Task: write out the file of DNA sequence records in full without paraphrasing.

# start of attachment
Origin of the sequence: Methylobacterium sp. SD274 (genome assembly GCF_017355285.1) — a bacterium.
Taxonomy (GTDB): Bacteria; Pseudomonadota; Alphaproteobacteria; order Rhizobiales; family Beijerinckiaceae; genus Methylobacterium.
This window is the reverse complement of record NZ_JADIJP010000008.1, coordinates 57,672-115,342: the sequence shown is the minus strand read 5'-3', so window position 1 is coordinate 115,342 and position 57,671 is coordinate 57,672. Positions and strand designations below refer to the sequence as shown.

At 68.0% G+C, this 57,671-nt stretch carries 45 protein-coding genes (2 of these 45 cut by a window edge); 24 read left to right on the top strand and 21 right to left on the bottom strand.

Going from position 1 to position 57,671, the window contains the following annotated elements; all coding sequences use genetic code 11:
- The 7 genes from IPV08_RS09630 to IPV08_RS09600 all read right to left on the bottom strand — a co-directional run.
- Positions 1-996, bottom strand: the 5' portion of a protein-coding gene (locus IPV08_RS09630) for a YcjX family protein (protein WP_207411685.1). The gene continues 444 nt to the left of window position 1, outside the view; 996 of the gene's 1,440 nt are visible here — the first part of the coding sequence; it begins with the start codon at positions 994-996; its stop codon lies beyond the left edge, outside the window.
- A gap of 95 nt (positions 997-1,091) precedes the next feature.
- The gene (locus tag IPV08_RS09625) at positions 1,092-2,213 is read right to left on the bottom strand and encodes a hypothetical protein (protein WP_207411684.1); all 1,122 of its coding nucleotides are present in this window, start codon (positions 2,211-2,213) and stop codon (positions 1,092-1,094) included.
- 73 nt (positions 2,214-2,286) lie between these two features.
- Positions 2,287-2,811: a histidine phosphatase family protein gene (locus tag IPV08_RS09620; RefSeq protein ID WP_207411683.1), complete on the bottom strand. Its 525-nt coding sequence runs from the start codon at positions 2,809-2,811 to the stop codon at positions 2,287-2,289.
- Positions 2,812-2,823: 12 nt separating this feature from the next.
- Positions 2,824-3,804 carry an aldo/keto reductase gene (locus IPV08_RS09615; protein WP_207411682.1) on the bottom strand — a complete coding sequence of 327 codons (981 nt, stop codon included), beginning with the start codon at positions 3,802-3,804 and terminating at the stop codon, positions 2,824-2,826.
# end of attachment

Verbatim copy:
Origin of the sequence: Methylobacterium sp. SD274 (genome assembly GCF_017355285.1) — a bacterium.
Taxonomy (GTDB): Bacteria; Pseudomonadota; Alphaproteobacteria; order Rhizobiales; family Beijerinckiaceae; genus Methylobacterium.
This window is the reverse complement of record NZ_JADIJP010000008.1, coordinates 57,672-115,342: the sequence shown is the minus strand read 5'-3', so window position 1 is coordinate 115,342 and position 57,671 is coordinate 57,672. Positions and strand designations below refer to the sequence as shown.

At 68.0% G+C, this 57,671-nt stretch carries 45 protein-coding genes (2 of these 45 cut by a window edge); 24 read left to right on the top strand and 21 right to left on the bottom strand.

Going from position 1 to position 57,671, the window contains the following annotated elements; all coding sequences use genetic code 11:
- The 7 genes from IPV08_RS09630 to IPV08_RS09600 all read right to left on the bottom strand — a co-directional run.
- Positions 1-996, bottom strand: the 5' portion of a protein-coding gene (locus IPV08_RS09630) for a YcjX family protein (protein WP_207411685.1). The gene continues 444 nt to the left of window position 1, outside the view; 996 of the gene's 1,440 nt are visible here — the first part of the coding sequence; it begins with the start codon at positions 994-996; its stop codon lies beyond the left edge, outside the window.
- A gap of 95 nt (positions 997-1,091) precedes the next feature.
- The gene (locus tag IPV08_RS09625) at positions 1,092-2,213 is read right to left on the bottom strand and encodes a hypothetical protein (protein WP_207411684.1); all 1,122 of its coding nucleotides are present in this window, start codon (positions 2,211-2,213) and stop codon (positions 1,092-1,094) included.
- 73 nt (positions 2,214-2,286) lie between these two features.
- Positions 2,287-2,811: a histidine phosphatase family protein gene (locus tag IPV08_RS09620; RefSeq protein ID WP_207411683.1), complete on the bottom strand. Its 525-nt coding sequence runs from the start codon at positions 2,809-2,811 to the stop codon at positions 2,287-2,289.
- Positions 2,812-2,823: 12 nt separating this feature from the next.
- Positions 2,824-3,804 carry an aldo/keto reductase gene (locus IPV08_RS09615; protein WP_207411682.1) on the bottom strand — a complete coding sequence of 327 codons (981 nt, stop codon included), beginning with the start codon at positions 3,802-3,804 and terminating at the stop codon, positions 2,824-2,826.